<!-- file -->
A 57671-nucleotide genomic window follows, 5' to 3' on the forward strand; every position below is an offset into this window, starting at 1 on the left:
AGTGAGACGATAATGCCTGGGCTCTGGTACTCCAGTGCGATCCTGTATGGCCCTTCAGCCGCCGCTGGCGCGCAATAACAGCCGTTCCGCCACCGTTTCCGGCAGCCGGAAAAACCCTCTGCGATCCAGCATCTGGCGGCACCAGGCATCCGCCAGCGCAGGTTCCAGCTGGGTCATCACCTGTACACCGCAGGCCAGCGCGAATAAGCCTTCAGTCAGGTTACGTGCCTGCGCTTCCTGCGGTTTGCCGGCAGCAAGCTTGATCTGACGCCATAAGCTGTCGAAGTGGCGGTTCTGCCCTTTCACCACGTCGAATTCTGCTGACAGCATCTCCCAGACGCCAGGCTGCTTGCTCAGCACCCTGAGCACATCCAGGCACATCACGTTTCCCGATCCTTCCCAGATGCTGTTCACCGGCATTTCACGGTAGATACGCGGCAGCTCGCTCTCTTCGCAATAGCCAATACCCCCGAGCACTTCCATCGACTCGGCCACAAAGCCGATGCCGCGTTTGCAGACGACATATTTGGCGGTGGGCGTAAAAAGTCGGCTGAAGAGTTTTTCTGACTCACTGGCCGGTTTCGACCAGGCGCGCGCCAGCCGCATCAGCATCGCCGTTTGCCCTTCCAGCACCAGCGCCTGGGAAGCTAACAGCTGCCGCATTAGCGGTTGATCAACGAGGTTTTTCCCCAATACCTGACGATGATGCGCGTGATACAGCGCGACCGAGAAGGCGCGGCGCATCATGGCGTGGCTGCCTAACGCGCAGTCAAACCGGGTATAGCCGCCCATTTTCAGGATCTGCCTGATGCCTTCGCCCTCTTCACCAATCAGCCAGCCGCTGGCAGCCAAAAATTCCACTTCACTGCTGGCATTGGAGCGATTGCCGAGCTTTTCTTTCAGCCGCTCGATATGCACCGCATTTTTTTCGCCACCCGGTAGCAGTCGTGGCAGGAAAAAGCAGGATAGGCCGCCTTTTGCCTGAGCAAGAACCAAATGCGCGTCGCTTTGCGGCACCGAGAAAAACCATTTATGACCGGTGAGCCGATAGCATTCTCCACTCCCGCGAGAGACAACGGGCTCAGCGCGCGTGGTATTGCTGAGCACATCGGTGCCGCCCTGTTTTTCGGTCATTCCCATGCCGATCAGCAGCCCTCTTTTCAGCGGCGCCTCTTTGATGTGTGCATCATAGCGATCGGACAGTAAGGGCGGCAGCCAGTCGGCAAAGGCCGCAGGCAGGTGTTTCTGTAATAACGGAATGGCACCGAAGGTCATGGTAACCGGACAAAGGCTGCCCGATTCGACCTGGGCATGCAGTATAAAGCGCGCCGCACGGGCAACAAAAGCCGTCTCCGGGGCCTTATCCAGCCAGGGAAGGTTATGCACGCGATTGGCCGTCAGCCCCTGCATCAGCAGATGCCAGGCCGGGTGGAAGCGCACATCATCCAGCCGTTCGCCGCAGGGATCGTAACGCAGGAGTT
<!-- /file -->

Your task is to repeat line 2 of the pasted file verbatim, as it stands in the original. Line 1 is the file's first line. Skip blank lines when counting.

AGTGAGACGATAATGCCTGGGCTCTGGTACTCCAGTGCGATCCTGTATGGCCCTTCAGCCGCCGCTGGCGCGCAATAACAGCCGTTCCGCCACCGTTTCCGGCAGCCGGAAAAACCCTCTGCGATCCAGCATCTGGCGGCACCAGGCATCCGCCAGCGCAGGTTCCAGCTGGGTCATCACCTGTACACCGCAGGCCAGCGCGAATAAGCCTTCAGTCAGGTTACGTGCCTGCGCTTCCTGCGGTTTGCCGGCAGCAAGCTTGATCTGACGCCATAAGCTGTCGAAGTGGCGGTTCTGCCCTTTCACCACGTCGAATTCTGCTGACAGCATCTCCCAGACGCCAGGCTGCTTGCTCAGCACCCTGAGCACATCCAGGCACATCACGTTTCCCGATCCTTCCCAGATGCTGTTCACCGGCATTTCACGGTAGATACGCGGCAGCTCGCTCTCTTCGCAATAGCCAATACCCCCGAGCACTTCCATCGACTCGGCCACAAAGCCGATGCCGCGTTTGCAGACGACATATTTGGCGGTGGGCGTAAAAAGTCGGCTGAAGAGTTTTTCTGACTCACTGGCCGGTTTCGACCAGGCGCGCGCCAGCCGCATCAGCATCGCCGTTTGCCCTTCCAGCACCAGCGCCTGGGAAGCTAACAGCTGCCGCATTAGCGGTTGATCAACGAGGTTTTTCCCCAATACCTGACGATGATGCGCGTGATACAGCGCGACCGAGAAGGCGCGGCGCATCATGGCGTGGCTGCCTAACGCGCAGTCAAACCGGGTATAGCCGCCCATTTTCAGGATCTGCCTGATGCCTTCGCCCTCTTCACCAATCAGCCAGCCGCTGGCAGCCAAAAATTCCACTTCACTGCTGGCATTGGAGCGATTGCCGAGCTTTTCTTTCAGCCGCTCGATATGCACCGCATTTTTTTCGCCACCCGGTAGCAGTCGTGGCAGGAAAAAGCAGGATAGGCCGCCTTTTGCCTGAGCAAGAACCAAATGCGCGTCGCTTTGCGGCACCGAGAAAAACCATTTATGACCGGTGAGCCGATAGCATTCTCCACTCCCGCGAGAGACAACGGGCTCAGCGCGCGTGGTATTGCTGAGCACATCGGTGCCGCCCTGTTTTTCGGTCATTCCCATGCCGATCAGCAGCCCTCTTTTCAGCGGCGCCTCTTTGATGTGTGCATCATAGCGATCGGACAGTAAGGGCGGCAGCCAGTCGGCAAAGGCCGCAGGCAGGTGTTTCTGTAATAACGGAATGGCACCGAAGGTCATGGTAACCGGACAAAGGCTGCCCGATTCGACCTGGGCATGCAGTATAAAGCGCGCCGCACGGGCAACAAAAGCCGTCTCCGGGGCCTTATCCAGCCAGGGAAGGTTATGCACGCGATTGGCCGTCAGCCCCTGCATCAGCAGATGCCAGGCCGGGTGGAAGCGCACATCATCCAGCCGTTCGCCGCAGGGATCGTAACGCAGGAGTT